Unless you enjoy a frosty curbside squatting session, 'tis not the season for snacking on street eats. Fortunately, Los Guachos, possibly the most beloved taco truck out there, has recently set up shop in a real sit-down eatery.
For background, let me note that last spring when the Taco Trucks Columbus team indulged me in a special tour of their favorite Mexican street vendors, they could not contain their excitement as we approached the giant, gleaming metal Los Guachos setup.
Team members even confessed to dreaming about Los Guachos' tantalizing comida. The reason for all this fervor was Los Guachos' famous tacos al pastor. It was love at first bite for me too.
So as I entered the little Godown Los Guachos restaurant last week, a smile split my face when I saw the juice-leaking al pastor meat stacked way up on a mammoth spit. Basically shawarma done Mexican-style, Los Guachos' authentic al pastor is a layered and bulging tower of gently marinated, pink-tinged pork slices capped by a pineapple and seductively rotating like a dancing siren.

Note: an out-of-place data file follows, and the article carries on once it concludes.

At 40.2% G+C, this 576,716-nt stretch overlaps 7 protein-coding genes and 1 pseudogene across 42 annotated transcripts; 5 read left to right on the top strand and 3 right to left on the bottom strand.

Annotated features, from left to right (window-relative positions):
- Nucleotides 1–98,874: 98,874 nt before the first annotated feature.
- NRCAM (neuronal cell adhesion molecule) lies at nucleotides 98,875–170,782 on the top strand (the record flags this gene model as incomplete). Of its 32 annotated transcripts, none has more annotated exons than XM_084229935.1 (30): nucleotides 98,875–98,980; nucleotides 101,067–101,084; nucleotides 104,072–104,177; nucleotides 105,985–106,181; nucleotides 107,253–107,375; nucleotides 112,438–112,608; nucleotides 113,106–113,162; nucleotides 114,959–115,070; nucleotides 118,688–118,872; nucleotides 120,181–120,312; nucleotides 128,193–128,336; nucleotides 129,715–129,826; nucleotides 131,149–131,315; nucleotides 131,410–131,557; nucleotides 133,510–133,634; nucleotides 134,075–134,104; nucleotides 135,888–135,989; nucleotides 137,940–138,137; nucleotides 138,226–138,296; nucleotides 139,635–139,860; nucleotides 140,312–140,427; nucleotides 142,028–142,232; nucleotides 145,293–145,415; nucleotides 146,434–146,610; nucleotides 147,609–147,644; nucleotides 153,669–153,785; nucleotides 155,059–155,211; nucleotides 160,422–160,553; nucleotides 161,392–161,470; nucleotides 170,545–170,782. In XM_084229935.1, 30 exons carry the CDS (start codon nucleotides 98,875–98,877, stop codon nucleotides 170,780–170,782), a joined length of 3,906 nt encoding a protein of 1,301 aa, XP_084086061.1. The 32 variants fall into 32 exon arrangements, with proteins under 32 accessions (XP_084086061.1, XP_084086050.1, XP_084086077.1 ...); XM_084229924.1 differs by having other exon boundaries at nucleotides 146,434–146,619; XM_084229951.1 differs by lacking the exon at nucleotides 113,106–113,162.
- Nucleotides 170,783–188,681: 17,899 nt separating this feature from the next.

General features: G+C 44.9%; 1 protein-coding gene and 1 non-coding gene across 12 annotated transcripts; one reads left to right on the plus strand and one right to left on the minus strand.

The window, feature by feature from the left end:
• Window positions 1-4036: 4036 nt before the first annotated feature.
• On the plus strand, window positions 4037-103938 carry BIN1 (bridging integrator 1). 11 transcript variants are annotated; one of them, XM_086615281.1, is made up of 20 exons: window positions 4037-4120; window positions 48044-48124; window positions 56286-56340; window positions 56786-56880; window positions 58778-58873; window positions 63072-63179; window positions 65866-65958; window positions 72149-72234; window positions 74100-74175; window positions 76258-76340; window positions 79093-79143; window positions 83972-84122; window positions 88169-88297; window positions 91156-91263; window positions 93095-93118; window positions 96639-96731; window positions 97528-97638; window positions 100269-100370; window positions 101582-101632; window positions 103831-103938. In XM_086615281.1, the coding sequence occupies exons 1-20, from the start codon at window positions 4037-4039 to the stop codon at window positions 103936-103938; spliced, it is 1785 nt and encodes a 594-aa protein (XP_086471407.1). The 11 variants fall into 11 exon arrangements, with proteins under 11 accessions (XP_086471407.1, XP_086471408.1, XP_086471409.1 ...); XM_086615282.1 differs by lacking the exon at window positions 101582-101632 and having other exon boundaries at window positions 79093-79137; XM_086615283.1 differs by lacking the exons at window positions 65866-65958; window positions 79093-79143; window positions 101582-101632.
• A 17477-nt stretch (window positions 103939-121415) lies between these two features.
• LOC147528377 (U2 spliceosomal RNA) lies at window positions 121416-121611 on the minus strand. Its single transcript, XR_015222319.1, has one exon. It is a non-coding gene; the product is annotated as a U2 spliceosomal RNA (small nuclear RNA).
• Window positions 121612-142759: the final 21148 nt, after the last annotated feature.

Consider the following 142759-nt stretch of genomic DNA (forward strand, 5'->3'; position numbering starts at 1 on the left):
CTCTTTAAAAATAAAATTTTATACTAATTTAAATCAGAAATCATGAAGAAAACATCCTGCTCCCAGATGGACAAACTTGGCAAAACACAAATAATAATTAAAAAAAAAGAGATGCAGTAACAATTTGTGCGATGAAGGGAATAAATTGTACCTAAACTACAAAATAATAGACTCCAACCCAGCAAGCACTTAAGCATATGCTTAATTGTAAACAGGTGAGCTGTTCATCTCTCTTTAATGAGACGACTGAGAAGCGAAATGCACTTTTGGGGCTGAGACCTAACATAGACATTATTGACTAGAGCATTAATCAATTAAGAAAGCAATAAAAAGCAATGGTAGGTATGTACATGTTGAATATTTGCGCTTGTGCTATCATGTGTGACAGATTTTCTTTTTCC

As for the rest of the counter-ordering joint, its lack of beer and margarita service was compounded by a noticeably keep-your-coat-on cold temperature. On the plus side were neat and unique, sunflower-themed, extra-large and elaborately carved wooden tables and chairs.
To eat, there are several damn cheap variations of meat and melted Mexican cheese, such as Volcanes ($2 - sort of like beanless tostadas); burritos ($6); tortas ($6 - huge Mexican sandwiches with all the fixins); and alambres ($7 to $10 - giant platters of DIY taco materials). Meatwise, there's OK chicken and beef, but if you're at Los Guachos, you need to be digging into their killer al pastor.
Probably the most popular Los Guachos items are the crave-tastic Gringas ($3.50). These are generous piles of succulent al pastor pork on a toasty flour tortilla topped with onions and cilantro plus sexily melted and crusted-up cheese. A must!
Big eaters should opt for the feeds-four alambre with the come-on title (at least to someone like me) of Solo para Tragones ("only for gluttons," $10). It's an insane and addictive assemblage of asada (grilled beef bits), that lovely al pastor, sauteed onions and mushrooms plus melted cheese - all spilling over onto lots of good corn tortillas. Skirting the plate are tangy, defanged, seared cactus paddles.
As I boxed up the alambre's copious leftovers - and ordered another gorgeous gringa for the road - I noticed the place didn't feel so chilly any more. I exited happy knowing I could now cop an irresistible gringa (or delicious sacks of stuff to go) no matter what the weather, and without a lengthy trip clear across town.